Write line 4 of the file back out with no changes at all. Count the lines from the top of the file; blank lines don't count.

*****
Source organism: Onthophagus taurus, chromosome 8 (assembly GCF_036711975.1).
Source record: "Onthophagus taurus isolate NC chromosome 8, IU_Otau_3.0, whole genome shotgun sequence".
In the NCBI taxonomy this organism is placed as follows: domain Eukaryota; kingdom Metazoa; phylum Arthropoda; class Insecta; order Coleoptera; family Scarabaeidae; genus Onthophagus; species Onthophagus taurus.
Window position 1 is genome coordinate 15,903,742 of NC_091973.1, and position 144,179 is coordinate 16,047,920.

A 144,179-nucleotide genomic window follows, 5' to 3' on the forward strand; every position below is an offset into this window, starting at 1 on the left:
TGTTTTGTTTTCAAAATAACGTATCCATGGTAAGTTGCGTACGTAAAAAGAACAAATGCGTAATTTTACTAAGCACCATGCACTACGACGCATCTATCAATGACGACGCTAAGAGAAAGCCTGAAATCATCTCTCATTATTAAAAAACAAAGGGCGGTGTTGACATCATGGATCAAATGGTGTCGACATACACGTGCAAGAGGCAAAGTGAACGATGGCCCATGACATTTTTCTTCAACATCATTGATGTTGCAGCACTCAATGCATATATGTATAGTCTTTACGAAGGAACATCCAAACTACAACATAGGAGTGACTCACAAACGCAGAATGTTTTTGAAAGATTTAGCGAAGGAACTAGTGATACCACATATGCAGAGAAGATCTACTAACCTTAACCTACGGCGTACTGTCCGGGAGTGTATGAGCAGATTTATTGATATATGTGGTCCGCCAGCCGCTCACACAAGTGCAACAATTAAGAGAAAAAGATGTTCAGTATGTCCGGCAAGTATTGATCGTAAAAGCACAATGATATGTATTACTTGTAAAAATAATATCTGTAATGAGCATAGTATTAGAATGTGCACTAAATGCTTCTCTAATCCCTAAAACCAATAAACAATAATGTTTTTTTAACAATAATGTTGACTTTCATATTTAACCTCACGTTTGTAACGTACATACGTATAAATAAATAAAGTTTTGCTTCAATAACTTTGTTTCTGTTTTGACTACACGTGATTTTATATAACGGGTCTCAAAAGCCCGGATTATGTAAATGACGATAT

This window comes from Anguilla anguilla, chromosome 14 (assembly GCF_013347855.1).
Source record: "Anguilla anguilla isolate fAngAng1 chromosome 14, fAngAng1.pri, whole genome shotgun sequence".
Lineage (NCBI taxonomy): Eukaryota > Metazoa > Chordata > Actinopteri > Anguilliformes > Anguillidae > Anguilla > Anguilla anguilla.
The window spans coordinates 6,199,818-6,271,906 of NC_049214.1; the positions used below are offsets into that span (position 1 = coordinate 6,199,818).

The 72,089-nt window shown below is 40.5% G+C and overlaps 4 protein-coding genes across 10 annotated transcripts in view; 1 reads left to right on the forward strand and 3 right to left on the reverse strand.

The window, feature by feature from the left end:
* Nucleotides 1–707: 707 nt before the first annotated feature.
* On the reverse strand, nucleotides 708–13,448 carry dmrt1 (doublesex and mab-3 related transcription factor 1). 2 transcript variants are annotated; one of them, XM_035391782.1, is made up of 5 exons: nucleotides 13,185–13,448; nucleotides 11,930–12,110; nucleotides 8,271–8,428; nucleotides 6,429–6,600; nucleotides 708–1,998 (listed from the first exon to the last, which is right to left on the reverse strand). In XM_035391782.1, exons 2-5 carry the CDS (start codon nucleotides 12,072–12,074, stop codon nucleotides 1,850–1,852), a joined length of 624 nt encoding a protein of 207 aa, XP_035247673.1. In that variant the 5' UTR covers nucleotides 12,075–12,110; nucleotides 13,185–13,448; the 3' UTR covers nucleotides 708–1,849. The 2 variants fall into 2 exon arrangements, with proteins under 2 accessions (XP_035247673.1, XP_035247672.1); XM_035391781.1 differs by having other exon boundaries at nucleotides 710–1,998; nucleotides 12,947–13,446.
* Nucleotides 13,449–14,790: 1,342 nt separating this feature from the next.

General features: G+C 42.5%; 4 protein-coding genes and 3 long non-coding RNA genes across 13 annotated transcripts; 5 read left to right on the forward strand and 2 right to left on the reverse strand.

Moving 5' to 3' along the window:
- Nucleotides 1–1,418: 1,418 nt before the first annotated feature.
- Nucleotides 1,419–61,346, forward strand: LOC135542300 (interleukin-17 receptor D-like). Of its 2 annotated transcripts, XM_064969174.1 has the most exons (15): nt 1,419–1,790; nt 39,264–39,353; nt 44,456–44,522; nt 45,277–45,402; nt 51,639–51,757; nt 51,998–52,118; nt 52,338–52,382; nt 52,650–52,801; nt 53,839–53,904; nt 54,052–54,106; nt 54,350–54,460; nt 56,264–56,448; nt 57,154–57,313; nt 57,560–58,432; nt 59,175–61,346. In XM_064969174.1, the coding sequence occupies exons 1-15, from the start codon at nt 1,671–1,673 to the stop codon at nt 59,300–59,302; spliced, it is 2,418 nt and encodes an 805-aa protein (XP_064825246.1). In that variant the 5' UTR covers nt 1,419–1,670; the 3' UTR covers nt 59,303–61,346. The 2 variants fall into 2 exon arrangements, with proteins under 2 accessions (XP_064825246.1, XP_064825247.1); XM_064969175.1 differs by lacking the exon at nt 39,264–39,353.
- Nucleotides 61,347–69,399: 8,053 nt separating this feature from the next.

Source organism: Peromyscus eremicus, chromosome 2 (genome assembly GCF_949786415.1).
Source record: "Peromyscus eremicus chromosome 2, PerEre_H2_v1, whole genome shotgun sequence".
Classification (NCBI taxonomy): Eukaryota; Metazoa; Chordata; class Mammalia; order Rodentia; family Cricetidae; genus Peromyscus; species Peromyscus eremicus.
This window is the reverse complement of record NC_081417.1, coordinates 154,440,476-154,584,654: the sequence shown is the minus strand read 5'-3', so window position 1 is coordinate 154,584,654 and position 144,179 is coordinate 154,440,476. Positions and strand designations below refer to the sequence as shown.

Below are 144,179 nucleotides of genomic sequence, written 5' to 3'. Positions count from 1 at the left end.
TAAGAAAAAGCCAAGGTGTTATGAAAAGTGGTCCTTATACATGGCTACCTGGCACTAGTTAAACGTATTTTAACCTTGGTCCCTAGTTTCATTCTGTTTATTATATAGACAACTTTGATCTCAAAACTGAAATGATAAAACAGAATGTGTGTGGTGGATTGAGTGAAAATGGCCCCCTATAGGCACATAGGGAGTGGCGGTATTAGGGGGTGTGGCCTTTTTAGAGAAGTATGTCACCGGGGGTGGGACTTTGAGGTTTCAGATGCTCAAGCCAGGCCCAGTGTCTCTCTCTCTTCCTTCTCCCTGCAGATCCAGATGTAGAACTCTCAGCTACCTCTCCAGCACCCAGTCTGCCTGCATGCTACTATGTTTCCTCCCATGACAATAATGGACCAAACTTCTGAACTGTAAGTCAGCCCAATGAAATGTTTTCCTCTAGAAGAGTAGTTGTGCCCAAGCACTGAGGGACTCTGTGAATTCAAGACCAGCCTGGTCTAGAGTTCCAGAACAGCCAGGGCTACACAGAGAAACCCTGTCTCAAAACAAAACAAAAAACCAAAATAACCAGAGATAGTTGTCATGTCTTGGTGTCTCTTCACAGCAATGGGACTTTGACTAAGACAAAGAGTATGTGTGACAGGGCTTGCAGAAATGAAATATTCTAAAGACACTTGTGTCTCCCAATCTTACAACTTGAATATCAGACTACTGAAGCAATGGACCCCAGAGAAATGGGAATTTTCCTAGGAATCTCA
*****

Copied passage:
Window position 1 is genome coordinate 15,903,742 of NC_091973.1, and position 144,179 is coordinate 16,047,920.